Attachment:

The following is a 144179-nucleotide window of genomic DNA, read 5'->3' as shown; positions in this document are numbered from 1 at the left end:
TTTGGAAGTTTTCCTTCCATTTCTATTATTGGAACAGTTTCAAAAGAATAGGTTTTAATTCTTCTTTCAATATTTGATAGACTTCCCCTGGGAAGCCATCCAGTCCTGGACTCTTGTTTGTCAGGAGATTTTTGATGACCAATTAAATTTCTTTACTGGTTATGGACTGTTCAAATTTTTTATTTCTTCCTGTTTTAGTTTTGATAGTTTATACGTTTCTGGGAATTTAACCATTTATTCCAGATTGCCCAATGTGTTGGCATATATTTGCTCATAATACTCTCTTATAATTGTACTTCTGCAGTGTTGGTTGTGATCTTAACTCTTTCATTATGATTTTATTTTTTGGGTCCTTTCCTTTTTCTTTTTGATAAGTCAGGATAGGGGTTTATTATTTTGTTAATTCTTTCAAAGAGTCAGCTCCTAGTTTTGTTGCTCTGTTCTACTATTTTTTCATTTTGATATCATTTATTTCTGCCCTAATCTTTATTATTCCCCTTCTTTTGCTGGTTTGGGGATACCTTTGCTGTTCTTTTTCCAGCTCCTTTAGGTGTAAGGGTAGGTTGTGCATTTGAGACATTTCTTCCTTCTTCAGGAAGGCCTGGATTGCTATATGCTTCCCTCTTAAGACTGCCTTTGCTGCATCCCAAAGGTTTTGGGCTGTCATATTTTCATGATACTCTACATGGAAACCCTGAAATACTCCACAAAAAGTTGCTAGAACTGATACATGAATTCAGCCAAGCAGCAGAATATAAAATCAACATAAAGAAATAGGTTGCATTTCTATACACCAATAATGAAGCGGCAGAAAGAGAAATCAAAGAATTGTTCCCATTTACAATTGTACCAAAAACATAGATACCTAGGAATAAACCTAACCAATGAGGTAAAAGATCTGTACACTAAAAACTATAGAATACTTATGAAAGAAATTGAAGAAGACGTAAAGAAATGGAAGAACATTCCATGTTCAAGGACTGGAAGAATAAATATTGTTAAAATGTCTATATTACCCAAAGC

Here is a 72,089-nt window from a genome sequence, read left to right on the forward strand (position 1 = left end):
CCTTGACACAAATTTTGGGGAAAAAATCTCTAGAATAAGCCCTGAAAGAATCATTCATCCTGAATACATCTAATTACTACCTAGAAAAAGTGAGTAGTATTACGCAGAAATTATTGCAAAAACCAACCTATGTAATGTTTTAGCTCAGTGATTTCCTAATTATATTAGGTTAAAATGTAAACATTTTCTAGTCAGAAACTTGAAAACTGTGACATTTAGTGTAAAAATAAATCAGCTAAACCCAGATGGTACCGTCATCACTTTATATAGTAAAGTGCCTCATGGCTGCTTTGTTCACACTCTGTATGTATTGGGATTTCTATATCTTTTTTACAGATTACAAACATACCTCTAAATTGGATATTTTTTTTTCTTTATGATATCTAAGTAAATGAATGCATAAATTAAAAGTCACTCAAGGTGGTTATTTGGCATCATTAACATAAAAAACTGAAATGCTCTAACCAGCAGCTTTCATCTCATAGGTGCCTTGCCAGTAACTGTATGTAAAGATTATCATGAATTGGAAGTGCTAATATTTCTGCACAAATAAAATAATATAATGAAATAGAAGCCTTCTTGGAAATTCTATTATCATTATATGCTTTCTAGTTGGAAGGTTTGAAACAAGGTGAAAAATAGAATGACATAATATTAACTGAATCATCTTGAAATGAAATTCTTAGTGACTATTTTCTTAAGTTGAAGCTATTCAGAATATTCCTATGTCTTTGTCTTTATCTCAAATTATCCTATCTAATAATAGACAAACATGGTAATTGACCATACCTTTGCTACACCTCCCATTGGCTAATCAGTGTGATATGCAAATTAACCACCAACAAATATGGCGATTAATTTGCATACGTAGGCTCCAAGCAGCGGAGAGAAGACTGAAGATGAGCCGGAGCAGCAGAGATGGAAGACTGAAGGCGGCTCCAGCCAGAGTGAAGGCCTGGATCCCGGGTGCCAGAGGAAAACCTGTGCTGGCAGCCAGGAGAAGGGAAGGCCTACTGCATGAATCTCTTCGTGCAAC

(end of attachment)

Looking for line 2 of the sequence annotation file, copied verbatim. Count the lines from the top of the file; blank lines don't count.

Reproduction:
TTTGGAAGTTTTCCTTCCATTTCTATTATTGGAACAGTTTCAAAAGAATAGGTTTTAATTCTTCTTTCAATATTTGATAGACTTCCCCTGGGAAGCCATCCAGTCCTGGACTCTTGTTTGTCAGGAGATTTTTGATGACCAATTAAATTTCTTTACTGGTTATGGACTGTTCAAATTTTTTATTTCTTCCTGTTTTAGTTTTGATAGTTTATACGTTTCTGGGAATTTAACCATTTATTCCAGATTGCCCAATGTGTTGGCATATATTTGCTCATAATACTCTCTTATAATTGTACTTCTGCAGTGTTGGTTGTGATCTTAACTCTTTCATTATGATTTTATTTTTTGGGTCCTTTCCTTTTTCTTTTTGATAAGTCAGGATAGGGGTTTATTATTTTGTTAATTCTTTCAAAGAGTCAGCTCCTAGTTTTGTTGCTCTGTTCTACTATTTTTTCATTTTGATATCATTTATTTCTGCCCTAATCTTTATTATTCCCCTTCTTTTGCTGGTTTGGGGATACCTTTGCTGTTCTTTTTCCAGCTCCTTTAGGTGTAAGGGTAGGTTGTGCATTTGAGACATTTCTTCCTTCTTCAGGAAGGCCTGGATTGCTATATGCTTCCCTCTTAAGACTGCCTTTGCTGCATCCCAAAGGTTTTGGGCTGTCATATTTTCATGATACTCTACATGGAAACCCTGAAATACTCCACAAAAAGTTGCTAGAACTGATACATGAATTCAGCCAAGCAGCAGAATATAAAATCAACATAAAGAAATAGGTTGCATTTCTATACACCAATAATGAAGCGGCAGAAAGAGAAATCAAAGAATTGTTCCCATTTACAATTGTACCAAAAACATAGATACCTAGGAATAAACCTAACCAATGAGGTAAAAGATCTGTACACTAAAAACTATAGAATACTTATGAAAGAAATTGAAGAAGACGTAAAGAAATGGAAGAACATTCCATGTTCAAGGACTGGAAGAATAAATATTGTTAAAATGTCTATATTACCCAAAGC